Sunscreen, Seat Belts & Deadbolts

[This article is part of a Beginners Week blog series from my publisher, Apress.]

While humans have had several millennia to adapt to the dangers of the natural world and many decades to react to the advancements of the modern age, the virtual world of the internet is relatively new. The risks of the physical world also tend to be more readily perceptible to humans… our senses warn us when something feels hot, smells noxious, sounds threatening, or looks unsafe. The risks in the world of the internet, computers and smart devices are harder to see and feel. To make matters worse, the complex web of technologies that enable this marvelous world of information and entertainment seem far beyond the comprehension of the average person. We’re forced to either trust the makers of these products and services, or not participate in modern life.

All is Not Lost

But I’m here to tell you that it’s not as hopeless as it may seem. There are many simple things we can all do to protect our devices and our data. You don’t need a degree in biology to understand why wearing sunscreen protects your skin from overexposure to sunlight. You don’t need a degree in physics to see the benefit of wearing a seat belt in a car crash. And you don’t need a degree in criminology to get how a sturdy deadbolt and some motion-sensitive flood lights can make your home less attractive to burglars.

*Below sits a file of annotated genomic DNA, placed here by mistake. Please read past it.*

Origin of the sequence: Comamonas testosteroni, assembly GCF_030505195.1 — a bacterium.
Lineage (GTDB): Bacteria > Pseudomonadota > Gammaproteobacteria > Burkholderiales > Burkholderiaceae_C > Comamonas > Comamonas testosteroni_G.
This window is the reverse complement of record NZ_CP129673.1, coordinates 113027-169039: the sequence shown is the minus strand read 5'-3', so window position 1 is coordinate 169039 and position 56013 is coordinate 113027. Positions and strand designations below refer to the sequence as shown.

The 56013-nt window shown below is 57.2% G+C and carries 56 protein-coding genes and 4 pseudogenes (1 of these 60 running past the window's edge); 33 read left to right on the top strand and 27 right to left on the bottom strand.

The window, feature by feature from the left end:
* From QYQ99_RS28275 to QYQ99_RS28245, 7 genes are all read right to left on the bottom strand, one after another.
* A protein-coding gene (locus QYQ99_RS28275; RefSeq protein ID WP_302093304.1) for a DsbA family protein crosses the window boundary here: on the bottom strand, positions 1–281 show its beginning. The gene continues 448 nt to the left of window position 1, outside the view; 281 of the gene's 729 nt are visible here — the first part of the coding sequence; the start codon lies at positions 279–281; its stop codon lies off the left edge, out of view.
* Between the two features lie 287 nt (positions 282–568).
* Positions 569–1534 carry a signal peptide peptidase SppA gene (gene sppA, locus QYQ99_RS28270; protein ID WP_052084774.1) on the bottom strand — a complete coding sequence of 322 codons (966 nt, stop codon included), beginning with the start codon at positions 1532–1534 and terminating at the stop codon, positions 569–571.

The same is true for protecting your digital life. You don’t need a degree in computer science to live safely in the Information Age. You can protect yourself from computer malware by installing basic antivirus software. Disabling third-party cookies on your web browser will stop much of the tracking of your web habits. Using a password manager will allow you to create unique, strong passwords to protect your web accounts from hackers. Backing up your data will protect your precious photos and documents from computer failure or theft. Using a trustworthy VPN service when connecting to the internet from a public network (coffee shop, airport, hotel, etc) can prevent others from snooping on you.

You can save yourself a lot of heartache by simply practicing good internet hygiene. Don’t open any attachment in an email that you didn’t explicitly request. Don’t install software suggested by pop-up web messages. (If you really think you need it, go to the official source for that software and install it from there.) Don’t give out any more information than absolutely necessary. Restrict permissions on all your phone apps and delete any apps you don’t need.

Tips and Tricks

This is only the tip of the iceberg. There are dozens of simple, mostly free things we can all do right now to protect ourselves in the digital realm. My book has over 150 of them! You can find several online resources for non-technical people, as well, such as the Electronic Frontier Foundation’s Surveillance Self-Device guide, DuckDuckGo’s Device Privacy Tips, and of course, my own website.

But you can (and should) take it a step further. While understanding what to do is important, understanding why you should do it is even better. Learning the basics of computers and the internet is not as hard as you think. Pick up a beginners book or two, find a style that works for you. This is the world we live in today. Gaining even a rudimentary understanding can give you more confidence, develop your instincts, and inoculate you against the most common mistakes.

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